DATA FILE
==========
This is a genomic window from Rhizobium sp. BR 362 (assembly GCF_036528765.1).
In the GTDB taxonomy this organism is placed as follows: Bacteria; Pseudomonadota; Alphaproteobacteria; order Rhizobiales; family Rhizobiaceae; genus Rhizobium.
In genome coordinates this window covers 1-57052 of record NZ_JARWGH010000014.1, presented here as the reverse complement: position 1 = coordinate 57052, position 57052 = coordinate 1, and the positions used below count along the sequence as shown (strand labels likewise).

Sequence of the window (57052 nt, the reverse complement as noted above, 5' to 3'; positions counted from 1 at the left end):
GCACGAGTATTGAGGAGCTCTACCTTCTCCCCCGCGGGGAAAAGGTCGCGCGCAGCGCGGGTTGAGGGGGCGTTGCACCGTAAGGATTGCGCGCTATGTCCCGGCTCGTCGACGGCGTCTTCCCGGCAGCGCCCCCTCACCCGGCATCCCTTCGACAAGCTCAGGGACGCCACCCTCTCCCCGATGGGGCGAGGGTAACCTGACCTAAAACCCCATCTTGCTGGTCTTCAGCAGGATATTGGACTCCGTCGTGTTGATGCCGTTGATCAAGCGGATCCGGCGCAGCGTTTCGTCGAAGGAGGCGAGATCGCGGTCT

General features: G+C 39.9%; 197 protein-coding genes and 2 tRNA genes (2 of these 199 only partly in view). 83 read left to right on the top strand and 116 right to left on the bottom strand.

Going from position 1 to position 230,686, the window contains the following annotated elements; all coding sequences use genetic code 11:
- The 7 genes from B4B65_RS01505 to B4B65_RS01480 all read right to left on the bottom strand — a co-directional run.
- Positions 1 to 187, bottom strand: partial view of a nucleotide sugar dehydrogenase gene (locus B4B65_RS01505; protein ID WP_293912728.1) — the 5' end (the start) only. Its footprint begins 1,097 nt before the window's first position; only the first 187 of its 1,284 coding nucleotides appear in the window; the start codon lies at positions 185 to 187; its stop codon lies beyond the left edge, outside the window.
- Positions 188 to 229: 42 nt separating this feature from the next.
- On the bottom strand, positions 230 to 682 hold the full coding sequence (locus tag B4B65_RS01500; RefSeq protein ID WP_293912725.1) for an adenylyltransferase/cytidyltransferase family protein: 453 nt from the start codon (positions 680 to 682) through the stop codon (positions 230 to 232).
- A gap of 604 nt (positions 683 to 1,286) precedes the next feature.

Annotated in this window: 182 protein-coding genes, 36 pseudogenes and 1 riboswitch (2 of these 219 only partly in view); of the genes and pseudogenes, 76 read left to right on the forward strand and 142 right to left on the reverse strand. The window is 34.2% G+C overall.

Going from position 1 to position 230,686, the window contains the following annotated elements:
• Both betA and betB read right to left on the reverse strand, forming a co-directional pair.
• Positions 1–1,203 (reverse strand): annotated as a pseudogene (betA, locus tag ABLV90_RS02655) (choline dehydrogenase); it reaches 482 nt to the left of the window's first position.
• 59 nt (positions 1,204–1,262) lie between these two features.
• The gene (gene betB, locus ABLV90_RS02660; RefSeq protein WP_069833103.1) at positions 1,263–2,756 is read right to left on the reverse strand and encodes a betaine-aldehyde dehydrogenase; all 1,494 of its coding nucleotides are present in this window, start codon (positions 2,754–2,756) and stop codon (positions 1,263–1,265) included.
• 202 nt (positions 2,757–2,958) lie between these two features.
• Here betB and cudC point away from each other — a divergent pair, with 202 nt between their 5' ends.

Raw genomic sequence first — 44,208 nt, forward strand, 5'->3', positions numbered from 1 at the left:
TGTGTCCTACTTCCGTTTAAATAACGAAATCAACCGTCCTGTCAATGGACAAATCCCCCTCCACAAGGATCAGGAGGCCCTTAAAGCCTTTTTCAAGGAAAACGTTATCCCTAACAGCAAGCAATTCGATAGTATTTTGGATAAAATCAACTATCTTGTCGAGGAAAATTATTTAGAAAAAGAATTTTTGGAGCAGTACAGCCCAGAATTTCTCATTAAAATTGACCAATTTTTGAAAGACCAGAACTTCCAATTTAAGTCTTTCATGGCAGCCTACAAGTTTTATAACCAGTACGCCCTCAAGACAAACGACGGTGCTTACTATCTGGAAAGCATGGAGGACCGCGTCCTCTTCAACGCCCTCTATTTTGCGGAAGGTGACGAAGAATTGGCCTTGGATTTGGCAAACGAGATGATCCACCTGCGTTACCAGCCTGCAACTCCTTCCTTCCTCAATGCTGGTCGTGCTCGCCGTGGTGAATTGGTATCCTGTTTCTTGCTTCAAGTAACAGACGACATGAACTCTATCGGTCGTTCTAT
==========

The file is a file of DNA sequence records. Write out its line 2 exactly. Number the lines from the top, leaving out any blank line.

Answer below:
In the GTDB taxonomy this organism is placed as follows: Bacteria; Pseudomonadota; Alphaproteobacteria; order Rhizobiales; family Rhizobiaceae; genus Rhizobium.